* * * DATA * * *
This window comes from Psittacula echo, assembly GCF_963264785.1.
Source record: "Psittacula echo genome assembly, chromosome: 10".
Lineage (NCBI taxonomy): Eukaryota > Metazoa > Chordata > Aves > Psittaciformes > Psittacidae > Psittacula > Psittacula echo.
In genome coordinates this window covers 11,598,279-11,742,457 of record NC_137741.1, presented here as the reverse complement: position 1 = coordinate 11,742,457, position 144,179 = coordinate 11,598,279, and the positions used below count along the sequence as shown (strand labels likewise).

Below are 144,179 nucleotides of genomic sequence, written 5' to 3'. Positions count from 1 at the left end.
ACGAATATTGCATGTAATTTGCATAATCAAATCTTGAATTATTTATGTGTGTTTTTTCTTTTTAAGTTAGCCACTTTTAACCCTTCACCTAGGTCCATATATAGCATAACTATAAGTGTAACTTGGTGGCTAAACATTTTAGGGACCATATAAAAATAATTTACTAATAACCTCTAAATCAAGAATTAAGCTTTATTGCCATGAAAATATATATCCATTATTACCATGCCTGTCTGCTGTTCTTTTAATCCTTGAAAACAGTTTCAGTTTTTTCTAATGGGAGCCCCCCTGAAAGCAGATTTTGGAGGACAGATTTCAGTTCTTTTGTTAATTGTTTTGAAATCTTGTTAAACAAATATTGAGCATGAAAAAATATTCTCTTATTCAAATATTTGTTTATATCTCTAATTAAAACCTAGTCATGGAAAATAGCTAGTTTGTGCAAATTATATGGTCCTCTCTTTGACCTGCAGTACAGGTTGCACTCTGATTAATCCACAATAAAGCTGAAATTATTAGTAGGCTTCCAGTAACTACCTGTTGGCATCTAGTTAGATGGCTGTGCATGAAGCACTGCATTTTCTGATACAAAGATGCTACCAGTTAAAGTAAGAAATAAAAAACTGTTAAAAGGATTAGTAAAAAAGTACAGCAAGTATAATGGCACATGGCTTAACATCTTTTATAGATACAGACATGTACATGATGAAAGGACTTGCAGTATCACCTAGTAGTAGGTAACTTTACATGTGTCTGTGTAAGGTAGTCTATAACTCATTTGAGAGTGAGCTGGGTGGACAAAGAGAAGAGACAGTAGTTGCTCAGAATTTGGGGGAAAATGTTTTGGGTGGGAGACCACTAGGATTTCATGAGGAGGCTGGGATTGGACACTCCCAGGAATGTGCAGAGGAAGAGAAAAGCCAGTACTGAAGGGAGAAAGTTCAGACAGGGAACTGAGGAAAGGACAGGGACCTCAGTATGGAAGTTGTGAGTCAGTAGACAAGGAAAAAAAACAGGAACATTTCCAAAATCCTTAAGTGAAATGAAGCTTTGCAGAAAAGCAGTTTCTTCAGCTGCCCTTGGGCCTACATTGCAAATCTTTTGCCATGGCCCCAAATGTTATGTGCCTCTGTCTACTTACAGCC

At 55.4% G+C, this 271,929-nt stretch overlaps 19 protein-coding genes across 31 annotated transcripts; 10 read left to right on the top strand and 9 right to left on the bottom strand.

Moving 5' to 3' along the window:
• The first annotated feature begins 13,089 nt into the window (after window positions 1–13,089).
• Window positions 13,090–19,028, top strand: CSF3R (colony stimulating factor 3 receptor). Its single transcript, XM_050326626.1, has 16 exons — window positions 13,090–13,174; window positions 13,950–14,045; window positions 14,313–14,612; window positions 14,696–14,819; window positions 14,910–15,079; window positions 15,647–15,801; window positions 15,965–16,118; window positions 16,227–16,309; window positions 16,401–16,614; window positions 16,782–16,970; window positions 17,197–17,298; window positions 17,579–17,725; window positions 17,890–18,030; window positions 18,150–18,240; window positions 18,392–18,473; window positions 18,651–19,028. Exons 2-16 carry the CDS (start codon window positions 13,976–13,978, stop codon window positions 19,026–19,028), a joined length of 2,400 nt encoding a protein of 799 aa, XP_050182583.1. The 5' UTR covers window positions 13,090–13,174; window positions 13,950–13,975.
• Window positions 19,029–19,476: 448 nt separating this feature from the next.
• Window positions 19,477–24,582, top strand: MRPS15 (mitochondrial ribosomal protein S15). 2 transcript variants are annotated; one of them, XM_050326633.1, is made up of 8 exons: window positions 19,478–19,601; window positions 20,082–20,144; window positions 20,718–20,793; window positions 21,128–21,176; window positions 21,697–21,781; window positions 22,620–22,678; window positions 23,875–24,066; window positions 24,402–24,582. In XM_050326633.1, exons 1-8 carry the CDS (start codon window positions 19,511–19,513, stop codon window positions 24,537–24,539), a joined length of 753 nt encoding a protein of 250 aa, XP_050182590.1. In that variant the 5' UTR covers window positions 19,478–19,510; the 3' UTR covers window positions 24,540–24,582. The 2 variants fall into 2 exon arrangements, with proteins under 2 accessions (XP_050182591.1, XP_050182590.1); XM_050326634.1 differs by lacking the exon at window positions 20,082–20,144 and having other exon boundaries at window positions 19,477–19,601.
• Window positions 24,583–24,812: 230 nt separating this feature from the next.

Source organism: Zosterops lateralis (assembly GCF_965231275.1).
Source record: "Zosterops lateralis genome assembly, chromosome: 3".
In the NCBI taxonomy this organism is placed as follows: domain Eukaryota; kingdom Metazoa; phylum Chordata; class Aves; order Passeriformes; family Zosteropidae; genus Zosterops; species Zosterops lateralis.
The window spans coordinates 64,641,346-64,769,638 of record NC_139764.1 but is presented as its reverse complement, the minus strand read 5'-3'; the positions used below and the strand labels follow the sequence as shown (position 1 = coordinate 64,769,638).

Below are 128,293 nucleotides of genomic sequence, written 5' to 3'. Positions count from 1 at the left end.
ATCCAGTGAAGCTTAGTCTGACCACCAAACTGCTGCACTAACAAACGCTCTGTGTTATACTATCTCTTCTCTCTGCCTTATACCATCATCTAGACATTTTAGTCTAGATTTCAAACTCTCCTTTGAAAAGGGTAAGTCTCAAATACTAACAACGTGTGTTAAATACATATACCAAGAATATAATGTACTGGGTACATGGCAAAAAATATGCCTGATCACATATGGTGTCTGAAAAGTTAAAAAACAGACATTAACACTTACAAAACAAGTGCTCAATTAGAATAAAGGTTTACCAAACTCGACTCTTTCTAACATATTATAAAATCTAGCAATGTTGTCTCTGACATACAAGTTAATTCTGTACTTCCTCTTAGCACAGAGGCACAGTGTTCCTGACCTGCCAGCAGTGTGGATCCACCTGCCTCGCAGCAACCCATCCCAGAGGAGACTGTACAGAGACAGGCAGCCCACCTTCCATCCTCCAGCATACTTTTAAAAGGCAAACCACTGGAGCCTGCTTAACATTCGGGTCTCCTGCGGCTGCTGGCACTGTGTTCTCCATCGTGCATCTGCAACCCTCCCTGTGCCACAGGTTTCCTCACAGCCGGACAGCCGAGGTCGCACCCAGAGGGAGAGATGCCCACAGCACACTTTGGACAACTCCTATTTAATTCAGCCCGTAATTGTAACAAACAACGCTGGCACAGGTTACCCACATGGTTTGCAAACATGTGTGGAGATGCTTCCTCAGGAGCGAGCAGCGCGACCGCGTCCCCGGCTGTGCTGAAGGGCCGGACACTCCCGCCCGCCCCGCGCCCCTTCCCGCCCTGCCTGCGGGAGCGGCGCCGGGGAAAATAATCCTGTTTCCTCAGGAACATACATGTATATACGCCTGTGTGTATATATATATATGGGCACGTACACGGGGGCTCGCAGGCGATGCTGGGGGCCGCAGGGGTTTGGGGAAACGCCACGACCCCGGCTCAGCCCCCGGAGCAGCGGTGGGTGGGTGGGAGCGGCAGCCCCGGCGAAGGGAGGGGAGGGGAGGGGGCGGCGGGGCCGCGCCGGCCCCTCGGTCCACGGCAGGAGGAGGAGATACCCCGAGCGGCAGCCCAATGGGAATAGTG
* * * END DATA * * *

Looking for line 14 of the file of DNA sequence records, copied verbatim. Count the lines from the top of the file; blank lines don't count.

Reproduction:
Source organism: Zosterops lateralis (assembly GCF_965231275.1).